Analyst reports 67 percent of Asian iPhone market untapped by Apple

According to a new analysis from Morgan Stanley's Katy Huberty, Apple has yet to explore nearly 67 percent of the potential iPhone market in Asia.

Morgan Stanley

According to a new analysis from Morgan Stanley's Katy Huberty, Apple has yet to explore nearly 67 percent of the potential iPhone market in Asia.

The analysis, presented in a note to investors, suggests that only 22 percent of Asian carriers are selling Apple's iPhone. Asian carriers represent nearly 10 percent of world's highest smartphone penetration demographic (25- to 34-year-olds), about 655 million people. Africa represents the second highest amount at 153 million people.

Morgan Stanley

The 78 percent of Asian carriers that are yet to offer the iPhone represent about 67 percent of that area's subscribers. A recent survey by AlphaWise China found that nearly 90 percent of respondents would be purchasing a 3G phone and 91 percent of those, would get a smartphone. The same survey found that Apple's iPhone was the strongest brand among respondents.

Huberty also noted that if Apple were to make a more cost-effective iPhone option for the Asia market, penetration would be even faster. Due to the potential growth in Asia and the continued success of the iPad and Mac markets worldwide, Huberty gives APPL a target price of $600.

What does it all mean?

It means Apple is in a great spot in Asian markets. Despite recent reports of talks between Apple and Japan's NTT DoCoMo (the largest carrier in Japan) breaking down over bloatware , the potential in Asian markets remains strong. With iPhone 4S preorders selling out in Hong Kong in less than 10 minutes and, as the AlphaWise China survey found, iPhone brand recognition strong and growing, Apple's ability to sell iPhones is going nowhere.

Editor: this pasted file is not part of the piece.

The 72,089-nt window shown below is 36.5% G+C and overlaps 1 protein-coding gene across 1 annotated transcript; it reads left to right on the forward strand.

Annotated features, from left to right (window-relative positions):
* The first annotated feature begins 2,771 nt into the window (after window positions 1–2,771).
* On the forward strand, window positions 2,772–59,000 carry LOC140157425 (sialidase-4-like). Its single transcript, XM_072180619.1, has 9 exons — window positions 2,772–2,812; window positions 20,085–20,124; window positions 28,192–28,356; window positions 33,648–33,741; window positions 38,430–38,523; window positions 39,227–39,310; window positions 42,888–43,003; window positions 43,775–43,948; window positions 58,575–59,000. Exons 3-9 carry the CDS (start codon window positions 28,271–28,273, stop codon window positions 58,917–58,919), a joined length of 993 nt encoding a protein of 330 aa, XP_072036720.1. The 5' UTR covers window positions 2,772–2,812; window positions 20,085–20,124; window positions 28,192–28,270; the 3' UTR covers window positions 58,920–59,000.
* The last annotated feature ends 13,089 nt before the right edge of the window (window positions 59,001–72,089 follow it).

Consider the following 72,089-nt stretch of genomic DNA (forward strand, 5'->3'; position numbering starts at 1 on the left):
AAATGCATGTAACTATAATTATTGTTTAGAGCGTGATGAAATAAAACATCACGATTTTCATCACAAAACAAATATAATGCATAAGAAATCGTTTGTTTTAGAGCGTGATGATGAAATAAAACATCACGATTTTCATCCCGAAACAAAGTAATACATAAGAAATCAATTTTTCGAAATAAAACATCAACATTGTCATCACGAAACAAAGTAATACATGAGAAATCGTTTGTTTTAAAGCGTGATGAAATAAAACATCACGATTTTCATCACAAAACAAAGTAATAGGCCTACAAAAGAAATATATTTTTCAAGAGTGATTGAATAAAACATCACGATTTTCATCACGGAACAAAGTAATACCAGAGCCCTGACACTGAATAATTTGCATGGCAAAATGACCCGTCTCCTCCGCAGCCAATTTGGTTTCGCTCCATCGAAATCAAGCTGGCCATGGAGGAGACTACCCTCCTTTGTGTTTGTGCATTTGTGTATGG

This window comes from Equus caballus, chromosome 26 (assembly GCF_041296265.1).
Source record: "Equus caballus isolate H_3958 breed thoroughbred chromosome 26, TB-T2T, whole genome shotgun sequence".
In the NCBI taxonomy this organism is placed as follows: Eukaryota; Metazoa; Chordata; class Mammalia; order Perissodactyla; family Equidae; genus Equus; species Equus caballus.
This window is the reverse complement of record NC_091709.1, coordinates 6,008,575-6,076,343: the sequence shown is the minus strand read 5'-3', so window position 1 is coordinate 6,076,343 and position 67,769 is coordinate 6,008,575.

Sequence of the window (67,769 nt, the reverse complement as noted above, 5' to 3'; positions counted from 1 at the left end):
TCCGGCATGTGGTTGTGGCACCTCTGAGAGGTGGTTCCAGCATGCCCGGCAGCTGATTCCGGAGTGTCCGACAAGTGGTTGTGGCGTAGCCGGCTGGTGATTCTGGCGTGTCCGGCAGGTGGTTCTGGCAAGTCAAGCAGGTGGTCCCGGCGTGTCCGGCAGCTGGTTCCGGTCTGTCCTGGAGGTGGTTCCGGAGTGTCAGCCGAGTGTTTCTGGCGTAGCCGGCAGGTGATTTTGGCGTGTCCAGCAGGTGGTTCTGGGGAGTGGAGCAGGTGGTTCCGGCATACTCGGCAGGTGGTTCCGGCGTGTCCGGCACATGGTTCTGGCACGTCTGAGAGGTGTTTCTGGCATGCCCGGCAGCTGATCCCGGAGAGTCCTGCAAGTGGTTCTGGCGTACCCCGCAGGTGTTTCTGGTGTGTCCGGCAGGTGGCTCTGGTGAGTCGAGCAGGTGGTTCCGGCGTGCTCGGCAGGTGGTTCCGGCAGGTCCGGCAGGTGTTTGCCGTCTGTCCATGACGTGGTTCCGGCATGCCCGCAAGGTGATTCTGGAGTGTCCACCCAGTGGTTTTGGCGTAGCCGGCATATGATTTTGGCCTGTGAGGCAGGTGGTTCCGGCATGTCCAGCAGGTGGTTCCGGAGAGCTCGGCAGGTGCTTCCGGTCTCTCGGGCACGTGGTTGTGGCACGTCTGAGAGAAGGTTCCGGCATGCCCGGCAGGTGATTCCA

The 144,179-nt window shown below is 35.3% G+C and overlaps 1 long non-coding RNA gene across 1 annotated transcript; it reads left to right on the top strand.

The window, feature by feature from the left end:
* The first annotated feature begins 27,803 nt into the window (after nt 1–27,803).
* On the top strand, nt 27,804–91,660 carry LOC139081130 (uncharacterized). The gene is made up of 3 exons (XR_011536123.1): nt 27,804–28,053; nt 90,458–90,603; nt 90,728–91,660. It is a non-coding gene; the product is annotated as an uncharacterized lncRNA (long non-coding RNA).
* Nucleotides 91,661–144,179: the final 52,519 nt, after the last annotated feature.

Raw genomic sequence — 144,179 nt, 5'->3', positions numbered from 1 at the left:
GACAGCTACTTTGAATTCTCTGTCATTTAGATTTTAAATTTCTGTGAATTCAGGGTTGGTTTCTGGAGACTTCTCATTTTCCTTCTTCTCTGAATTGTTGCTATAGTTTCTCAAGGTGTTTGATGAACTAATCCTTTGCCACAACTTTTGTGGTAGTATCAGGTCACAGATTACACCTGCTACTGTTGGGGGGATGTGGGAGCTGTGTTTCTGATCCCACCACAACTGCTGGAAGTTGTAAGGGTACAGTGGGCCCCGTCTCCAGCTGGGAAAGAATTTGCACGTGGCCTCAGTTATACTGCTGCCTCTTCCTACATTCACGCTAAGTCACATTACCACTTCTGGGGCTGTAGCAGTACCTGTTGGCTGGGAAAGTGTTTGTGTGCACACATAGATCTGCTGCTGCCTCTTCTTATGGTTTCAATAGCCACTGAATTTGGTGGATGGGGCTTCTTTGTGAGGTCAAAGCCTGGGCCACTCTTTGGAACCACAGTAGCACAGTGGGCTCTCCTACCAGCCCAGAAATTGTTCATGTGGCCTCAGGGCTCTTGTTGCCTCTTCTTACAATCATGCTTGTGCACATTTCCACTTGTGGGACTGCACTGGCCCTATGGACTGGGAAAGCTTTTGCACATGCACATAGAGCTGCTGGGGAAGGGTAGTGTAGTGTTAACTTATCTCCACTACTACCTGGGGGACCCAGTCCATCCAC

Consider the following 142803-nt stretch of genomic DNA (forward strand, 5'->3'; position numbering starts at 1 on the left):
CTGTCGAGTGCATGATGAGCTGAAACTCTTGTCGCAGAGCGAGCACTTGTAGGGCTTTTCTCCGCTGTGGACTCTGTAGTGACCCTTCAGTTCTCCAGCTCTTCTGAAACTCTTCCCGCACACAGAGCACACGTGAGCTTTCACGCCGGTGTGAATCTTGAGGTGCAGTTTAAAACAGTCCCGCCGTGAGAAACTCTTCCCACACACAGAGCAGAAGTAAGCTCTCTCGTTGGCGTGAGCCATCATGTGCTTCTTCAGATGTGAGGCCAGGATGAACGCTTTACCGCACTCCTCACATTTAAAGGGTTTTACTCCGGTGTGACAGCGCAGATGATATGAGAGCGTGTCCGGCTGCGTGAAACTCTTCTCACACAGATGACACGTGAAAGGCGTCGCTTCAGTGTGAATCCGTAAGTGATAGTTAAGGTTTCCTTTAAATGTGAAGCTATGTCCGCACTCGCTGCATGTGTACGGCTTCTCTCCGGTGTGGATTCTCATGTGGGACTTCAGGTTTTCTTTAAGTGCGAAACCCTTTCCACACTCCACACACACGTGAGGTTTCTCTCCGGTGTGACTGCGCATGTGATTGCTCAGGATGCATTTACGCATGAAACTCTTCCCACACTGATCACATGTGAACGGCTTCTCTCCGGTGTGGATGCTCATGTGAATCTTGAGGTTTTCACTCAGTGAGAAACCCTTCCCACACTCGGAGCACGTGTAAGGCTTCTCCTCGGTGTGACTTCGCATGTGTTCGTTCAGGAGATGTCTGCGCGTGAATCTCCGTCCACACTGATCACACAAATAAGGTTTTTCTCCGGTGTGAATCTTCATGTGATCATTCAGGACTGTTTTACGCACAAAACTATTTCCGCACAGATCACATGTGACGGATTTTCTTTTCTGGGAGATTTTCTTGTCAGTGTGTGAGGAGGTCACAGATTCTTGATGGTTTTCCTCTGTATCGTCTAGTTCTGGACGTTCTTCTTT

It seems as though eventually Apple will get its way with carriers that have software, hardware, or marketing demands, and that any carriers that do not currently carry the iPhone will have to jump aboard to keep their current subscriber base happy. After all, everyone wants the option of the best phones on the market. Whether or not you believe the iPhone is the best, the masses do.

Can a wireless carrier survive in the long term without carrying the iPhone? Let me know your thoughts in the comments!

About the author

    Joe is a seasoned Mac veteran with years of experience on the platform. He reports on Macs, iPods, iPhones and anything else Apple sells. He even has worked in Apple retail stores. He's also a creative professional who knows how to use a Mac to get the job done.

     

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